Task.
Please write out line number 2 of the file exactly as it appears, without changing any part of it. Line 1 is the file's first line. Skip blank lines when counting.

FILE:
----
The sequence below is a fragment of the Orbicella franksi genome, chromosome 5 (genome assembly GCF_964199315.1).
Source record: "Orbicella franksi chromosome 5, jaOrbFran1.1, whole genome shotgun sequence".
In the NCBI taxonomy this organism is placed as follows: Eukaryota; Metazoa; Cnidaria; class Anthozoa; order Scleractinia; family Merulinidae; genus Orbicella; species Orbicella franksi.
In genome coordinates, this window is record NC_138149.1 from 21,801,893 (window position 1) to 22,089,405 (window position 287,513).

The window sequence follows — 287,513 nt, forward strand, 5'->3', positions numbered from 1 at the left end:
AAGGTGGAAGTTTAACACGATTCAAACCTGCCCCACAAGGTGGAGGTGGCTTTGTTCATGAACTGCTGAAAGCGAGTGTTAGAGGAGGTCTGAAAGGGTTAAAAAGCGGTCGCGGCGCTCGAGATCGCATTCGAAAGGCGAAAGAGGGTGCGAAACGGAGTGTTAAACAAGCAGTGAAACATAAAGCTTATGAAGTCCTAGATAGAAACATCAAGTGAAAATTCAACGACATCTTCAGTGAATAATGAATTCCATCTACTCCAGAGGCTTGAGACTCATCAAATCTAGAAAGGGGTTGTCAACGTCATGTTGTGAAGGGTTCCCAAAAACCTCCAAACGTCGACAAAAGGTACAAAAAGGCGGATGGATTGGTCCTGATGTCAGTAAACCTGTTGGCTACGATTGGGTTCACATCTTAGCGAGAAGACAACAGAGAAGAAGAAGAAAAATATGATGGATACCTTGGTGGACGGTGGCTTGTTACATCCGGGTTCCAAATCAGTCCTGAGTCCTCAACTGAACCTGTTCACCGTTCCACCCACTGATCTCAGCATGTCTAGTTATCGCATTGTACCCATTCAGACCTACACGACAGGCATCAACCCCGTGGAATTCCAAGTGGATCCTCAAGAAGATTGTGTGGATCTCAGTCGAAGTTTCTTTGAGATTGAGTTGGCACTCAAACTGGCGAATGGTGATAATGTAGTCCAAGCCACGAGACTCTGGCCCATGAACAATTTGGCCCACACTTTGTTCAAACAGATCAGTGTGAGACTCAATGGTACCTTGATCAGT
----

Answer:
Source record: "Orbicella franksi chromosome 5, jaOrbFran1.1, whole genome shotgun sequence".